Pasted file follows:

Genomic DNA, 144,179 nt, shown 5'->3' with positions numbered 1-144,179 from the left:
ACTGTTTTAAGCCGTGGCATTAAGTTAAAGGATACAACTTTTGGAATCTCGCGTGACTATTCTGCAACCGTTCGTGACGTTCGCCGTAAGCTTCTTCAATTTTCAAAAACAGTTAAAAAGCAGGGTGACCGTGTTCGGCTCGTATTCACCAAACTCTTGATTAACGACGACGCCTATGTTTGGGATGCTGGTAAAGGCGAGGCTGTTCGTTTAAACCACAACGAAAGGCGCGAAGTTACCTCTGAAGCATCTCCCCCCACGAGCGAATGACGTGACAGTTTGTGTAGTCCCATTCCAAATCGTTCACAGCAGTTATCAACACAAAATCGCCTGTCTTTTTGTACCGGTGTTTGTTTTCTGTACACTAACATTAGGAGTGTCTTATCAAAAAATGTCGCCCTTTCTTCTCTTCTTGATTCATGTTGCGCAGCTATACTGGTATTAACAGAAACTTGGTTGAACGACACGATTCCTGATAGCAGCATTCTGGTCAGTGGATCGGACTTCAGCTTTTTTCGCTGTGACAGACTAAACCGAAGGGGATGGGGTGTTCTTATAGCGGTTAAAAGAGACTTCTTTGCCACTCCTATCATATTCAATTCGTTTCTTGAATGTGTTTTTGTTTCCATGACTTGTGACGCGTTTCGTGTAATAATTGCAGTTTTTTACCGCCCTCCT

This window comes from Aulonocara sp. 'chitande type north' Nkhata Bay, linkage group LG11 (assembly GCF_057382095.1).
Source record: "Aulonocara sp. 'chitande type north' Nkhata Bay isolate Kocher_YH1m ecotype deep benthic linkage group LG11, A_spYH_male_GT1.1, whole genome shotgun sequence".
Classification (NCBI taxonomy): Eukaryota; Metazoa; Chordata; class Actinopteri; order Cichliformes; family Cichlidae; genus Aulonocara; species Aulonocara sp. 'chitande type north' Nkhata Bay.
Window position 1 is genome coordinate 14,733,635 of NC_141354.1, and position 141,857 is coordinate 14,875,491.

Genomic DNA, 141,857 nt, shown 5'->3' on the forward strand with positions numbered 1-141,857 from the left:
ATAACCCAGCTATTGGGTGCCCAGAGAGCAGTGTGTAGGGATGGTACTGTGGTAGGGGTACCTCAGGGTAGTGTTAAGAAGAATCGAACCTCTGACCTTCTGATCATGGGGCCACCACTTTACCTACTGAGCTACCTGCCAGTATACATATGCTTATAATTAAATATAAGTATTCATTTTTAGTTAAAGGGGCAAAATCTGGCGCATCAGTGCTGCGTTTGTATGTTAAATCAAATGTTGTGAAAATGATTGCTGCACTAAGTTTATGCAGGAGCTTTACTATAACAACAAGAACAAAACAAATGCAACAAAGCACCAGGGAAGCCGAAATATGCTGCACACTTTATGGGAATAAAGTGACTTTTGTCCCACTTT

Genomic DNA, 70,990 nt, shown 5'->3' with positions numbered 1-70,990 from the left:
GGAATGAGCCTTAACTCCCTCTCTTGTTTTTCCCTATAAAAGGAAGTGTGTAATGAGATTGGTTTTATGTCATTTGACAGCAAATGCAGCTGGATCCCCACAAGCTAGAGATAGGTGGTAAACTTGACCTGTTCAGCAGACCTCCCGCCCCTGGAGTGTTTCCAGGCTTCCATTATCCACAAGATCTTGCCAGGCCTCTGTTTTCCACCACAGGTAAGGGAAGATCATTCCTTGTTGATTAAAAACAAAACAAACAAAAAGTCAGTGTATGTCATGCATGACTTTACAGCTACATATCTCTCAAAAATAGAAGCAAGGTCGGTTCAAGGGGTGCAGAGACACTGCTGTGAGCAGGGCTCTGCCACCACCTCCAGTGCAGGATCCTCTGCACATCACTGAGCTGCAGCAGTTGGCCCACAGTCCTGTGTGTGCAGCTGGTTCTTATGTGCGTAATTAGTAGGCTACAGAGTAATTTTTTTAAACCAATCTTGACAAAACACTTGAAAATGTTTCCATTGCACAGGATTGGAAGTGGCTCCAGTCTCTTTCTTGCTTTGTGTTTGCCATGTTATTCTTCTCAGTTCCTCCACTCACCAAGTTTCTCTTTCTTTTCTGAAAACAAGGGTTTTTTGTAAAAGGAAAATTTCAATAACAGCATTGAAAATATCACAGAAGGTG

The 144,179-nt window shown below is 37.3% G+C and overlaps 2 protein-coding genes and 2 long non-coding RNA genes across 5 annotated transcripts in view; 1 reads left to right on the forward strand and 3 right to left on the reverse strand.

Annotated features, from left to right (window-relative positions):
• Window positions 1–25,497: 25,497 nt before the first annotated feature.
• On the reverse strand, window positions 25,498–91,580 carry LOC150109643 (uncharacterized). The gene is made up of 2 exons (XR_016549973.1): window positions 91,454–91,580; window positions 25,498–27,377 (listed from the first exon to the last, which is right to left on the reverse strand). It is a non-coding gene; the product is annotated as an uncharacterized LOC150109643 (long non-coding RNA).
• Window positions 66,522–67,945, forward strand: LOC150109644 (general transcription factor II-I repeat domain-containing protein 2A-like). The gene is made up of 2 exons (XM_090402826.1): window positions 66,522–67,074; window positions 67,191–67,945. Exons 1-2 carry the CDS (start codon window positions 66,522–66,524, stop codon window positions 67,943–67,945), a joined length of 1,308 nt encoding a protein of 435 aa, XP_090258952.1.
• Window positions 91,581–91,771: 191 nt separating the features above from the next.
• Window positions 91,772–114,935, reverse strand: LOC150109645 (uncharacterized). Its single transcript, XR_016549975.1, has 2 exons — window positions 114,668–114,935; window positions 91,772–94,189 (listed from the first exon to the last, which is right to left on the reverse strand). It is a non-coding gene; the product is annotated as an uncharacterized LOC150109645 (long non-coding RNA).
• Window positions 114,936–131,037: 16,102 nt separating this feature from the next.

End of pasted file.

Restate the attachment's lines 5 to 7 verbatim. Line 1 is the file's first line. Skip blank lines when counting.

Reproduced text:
Classification (NCBI taxonomy): Eukaryota; Metazoa; Chordata; class Actinopteri; order Cichliformes; family Cichlidae; genus Aulonocara; species Aulonocara sp. 'chitande type north' Nkhata Bay.
Window position 1 is genome coordinate 14,733,635 of NC_141354.1, and position 141,857 is coordinate 14,875,491.

Genomic DNA, 141,857 nt, shown 5'->3' on the forward strand with positions numbered 1-141,857 from the left: